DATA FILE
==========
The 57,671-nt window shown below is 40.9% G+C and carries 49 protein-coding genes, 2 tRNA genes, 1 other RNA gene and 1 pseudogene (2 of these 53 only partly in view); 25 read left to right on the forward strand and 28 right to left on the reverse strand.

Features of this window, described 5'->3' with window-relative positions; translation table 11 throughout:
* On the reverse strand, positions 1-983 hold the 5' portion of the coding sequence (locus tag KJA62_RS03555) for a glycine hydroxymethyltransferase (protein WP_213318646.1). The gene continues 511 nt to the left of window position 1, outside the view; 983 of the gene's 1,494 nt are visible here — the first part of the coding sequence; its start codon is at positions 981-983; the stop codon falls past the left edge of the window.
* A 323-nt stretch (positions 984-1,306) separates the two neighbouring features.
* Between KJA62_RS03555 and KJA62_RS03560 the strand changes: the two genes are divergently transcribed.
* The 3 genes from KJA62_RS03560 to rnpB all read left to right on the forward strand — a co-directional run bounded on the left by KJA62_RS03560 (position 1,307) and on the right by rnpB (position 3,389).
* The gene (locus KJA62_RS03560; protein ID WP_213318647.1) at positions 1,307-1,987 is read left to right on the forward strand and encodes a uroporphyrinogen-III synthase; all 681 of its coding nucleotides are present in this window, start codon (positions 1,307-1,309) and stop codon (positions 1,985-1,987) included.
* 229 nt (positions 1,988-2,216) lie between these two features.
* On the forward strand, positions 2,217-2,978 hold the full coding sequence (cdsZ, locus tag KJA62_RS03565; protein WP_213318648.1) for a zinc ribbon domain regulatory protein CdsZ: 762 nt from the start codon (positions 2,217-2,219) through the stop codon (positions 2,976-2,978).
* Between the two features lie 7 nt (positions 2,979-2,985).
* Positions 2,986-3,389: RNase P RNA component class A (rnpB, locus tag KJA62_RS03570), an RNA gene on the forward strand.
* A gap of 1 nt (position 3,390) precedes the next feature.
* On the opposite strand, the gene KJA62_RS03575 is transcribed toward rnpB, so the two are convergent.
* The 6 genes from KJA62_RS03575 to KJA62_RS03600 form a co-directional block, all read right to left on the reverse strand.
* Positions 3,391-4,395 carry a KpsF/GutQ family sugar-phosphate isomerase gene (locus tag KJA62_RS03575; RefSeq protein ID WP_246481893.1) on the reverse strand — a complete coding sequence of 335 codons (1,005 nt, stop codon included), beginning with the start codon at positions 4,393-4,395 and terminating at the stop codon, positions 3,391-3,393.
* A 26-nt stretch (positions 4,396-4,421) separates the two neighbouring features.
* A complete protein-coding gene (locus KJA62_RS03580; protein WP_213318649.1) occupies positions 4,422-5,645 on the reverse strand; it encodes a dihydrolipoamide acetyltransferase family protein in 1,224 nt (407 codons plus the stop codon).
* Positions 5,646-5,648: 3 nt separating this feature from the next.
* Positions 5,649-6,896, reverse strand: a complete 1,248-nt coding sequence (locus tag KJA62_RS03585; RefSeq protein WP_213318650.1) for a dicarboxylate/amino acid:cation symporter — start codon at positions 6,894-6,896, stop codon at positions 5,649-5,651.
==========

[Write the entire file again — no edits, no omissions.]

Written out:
The 57,671-nt window shown below is 40.9% G+C and carries 49 protein-coding genes, 2 tRNA genes, 1 other RNA gene and 1 pseudogene (2 of these 53 only partly in view); 25 read left to right on the forward strand and 28 right to left on the reverse strand.

Features of this window, described 5'->3' with window-relative positions; translation table 11 throughout:
* On the reverse strand, positions 1-983 hold the 5' portion of the coding sequence (locus tag KJA62_RS03555) for a glycine hydroxymethyltransferase (protein WP_213318646.1). The gene continues 511 nt to the left of window position 1, outside the view; 983 of the gene's 1,494 nt are visible here — the first part of the coding sequence; its start codon is at positions 981-983; the stop codon falls past the left edge of the window.
* A 323-nt stretch (positions 984-1,306) separates the two neighbouring features.
* Between KJA62_RS03555 and KJA62_RS03560 the strand changes: the two genes are divergently transcribed.
* The 3 genes from KJA62_RS03560 to rnpB all read left to right on the forward strand — a co-directional run bounded on the left by KJA62_RS03560 (position 1,307) and on the right by rnpB (position 3,389).
* The gene (locus KJA62_RS03560; protein ID WP_213318647.1) at positions 1,307-1,987 is read left to right on the forward strand and encodes a uroporphyrinogen-III synthase; all 681 of its coding nucleotides are present in this window, start codon (positions 1,307-1,309) and stop codon (positions 1,985-1,987) included.
* 229 nt (positions 1,988-2,216) lie between these two features.
* On the forward strand, positions 2,217-2,978 hold the full coding sequence (cdsZ, locus tag KJA62_RS03565; protein WP_213318648.1) for a zinc ribbon domain regulatory protein CdsZ: 762 nt from the start codon (positions 2,217-2,219) through the stop codon (positions 2,976-2,978).
* Between the two features lie 7 nt (positions 2,979-2,985).
* Positions 2,986-3,389: RNase P RNA component class A (rnpB, locus tag KJA62_RS03570), an RNA gene on the forward strand.
* A gap of 1 nt (position 3,390) precedes the next feature.
* On the opposite strand, the gene KJA62_RS03575 is transcribed toward rnpB, so the two are convergent.
* The 6 genes from KJA62_RS03575 to KJA62_RS03600 form a co-directional block, all read right to left on the reverse strand.
* Positions 3,391-4,395 carry a KpsF/GutQ family sugar-phosphate isomerase gene (locus tag KJA62_RS03575; RefSeq protein ID WP_246481893.1) on the reverse strand — a complete coding sequence of 335 codons (1,005 nt, stop codon included), beginning with the start codon at positions 4,393-4,395 and terminating at the stop codon, positions 3,391-3,393.
* A 26-nt stretch (positions 4,396-4,421) separates the two neighbouring features.
* A complete protein-coding gene (locus KJA62_RS03580; protein WP_213318649.1) occupies positions 4,422-5,645 on the reverse strand; it encodes a dihydrolipoamide acetyltransferase family protein in 1,224 nt (407 codons plus the stop codon).
* Positions 5,646-5,648: 3 nt separating this feature from the next.
* Positions 5,649-6,896, reverse strand: a complete 1,248-nt coding sequence (locus tag KJA62_RS03585; RefSeq protein WP_213318650.1) for a dicarboxylate/amino acid:cation symporter — start codon at positions 6,894-6,896, stop codon at positions 5,649-5,651.